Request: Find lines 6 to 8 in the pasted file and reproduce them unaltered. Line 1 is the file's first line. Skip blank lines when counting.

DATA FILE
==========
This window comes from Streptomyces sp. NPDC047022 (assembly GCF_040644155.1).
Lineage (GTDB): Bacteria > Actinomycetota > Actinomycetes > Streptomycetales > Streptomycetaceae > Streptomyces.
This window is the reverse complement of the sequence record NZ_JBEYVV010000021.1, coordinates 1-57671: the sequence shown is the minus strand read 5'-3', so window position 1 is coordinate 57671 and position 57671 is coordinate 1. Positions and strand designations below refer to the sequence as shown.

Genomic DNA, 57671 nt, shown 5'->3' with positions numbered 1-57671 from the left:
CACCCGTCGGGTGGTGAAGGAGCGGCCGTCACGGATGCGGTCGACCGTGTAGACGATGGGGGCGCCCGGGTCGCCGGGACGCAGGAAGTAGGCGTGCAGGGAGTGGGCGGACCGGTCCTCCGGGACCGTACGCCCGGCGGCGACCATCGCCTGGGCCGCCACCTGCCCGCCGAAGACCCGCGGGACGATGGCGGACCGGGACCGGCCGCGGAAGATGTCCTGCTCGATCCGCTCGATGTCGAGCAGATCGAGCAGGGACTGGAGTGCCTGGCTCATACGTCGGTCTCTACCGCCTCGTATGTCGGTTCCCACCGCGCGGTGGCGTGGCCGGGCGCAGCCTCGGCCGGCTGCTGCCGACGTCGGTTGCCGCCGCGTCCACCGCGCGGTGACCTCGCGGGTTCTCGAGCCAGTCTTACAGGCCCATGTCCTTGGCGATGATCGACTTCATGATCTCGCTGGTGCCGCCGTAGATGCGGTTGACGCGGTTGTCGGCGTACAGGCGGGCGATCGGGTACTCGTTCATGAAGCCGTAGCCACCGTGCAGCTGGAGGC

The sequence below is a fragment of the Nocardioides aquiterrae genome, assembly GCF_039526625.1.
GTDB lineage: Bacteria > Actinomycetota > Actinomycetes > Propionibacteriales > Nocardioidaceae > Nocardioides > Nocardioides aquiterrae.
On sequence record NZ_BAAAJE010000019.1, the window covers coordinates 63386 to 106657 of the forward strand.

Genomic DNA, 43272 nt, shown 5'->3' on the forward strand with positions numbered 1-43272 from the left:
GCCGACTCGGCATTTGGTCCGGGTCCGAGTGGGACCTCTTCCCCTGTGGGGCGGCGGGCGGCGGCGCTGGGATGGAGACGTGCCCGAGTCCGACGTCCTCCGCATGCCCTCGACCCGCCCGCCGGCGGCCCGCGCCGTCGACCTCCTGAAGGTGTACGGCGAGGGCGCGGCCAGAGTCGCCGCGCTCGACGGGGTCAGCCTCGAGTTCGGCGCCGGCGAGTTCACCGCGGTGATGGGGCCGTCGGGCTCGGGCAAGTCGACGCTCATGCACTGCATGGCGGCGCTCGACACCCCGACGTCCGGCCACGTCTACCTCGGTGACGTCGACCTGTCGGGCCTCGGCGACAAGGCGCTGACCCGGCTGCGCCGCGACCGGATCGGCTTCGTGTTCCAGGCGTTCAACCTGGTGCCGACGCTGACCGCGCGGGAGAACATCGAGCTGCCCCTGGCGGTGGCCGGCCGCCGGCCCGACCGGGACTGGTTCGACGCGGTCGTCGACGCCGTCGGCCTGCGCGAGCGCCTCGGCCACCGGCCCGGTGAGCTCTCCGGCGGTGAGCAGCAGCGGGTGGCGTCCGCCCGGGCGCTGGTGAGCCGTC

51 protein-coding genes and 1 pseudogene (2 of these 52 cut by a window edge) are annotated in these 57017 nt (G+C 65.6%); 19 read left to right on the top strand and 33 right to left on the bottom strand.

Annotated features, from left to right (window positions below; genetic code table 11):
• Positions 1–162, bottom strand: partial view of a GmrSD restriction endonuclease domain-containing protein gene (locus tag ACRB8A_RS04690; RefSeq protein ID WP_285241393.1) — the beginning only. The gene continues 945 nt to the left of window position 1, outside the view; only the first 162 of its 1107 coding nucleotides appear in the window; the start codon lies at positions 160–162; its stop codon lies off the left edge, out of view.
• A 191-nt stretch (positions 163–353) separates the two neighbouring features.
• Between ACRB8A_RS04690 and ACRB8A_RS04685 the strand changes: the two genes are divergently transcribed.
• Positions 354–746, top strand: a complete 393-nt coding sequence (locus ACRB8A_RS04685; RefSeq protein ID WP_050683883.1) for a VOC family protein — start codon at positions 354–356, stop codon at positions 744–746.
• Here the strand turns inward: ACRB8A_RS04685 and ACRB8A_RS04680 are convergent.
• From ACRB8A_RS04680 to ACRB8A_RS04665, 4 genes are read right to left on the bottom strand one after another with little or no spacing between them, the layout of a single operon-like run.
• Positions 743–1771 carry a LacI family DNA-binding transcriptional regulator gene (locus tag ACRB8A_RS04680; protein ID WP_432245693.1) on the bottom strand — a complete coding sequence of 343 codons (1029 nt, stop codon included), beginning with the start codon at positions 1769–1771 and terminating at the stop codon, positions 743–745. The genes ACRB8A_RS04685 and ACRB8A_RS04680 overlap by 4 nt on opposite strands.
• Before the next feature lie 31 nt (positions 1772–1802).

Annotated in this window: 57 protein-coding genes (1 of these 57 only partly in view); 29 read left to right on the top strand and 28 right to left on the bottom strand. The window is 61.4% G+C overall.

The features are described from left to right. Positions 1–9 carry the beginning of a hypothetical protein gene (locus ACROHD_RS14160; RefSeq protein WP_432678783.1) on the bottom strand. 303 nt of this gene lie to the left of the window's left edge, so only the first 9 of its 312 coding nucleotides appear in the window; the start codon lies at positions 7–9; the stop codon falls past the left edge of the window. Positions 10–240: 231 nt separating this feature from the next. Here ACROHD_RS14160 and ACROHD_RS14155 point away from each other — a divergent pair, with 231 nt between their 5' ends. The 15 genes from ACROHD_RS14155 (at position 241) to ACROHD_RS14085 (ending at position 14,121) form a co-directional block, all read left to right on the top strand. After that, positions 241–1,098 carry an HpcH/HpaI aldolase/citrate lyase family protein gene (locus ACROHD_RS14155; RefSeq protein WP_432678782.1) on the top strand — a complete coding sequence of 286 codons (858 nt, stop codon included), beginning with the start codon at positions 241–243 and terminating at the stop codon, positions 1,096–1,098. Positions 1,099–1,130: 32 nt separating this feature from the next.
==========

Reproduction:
The sequence below is a fragment of the Nocardioides aquiterrae genome, assembly GCF_039526625.1.
GTDB lineage: Bacteria > Actinomycetota > Actinomycetes > Propionibacteriales > Nocardioidaceae > Nocardioides > Nocardioides aquiterrae.
On sequence record NZ_BAAAJE010000019.1, the window covers coordinates 63386 to 106657 of the forward strand.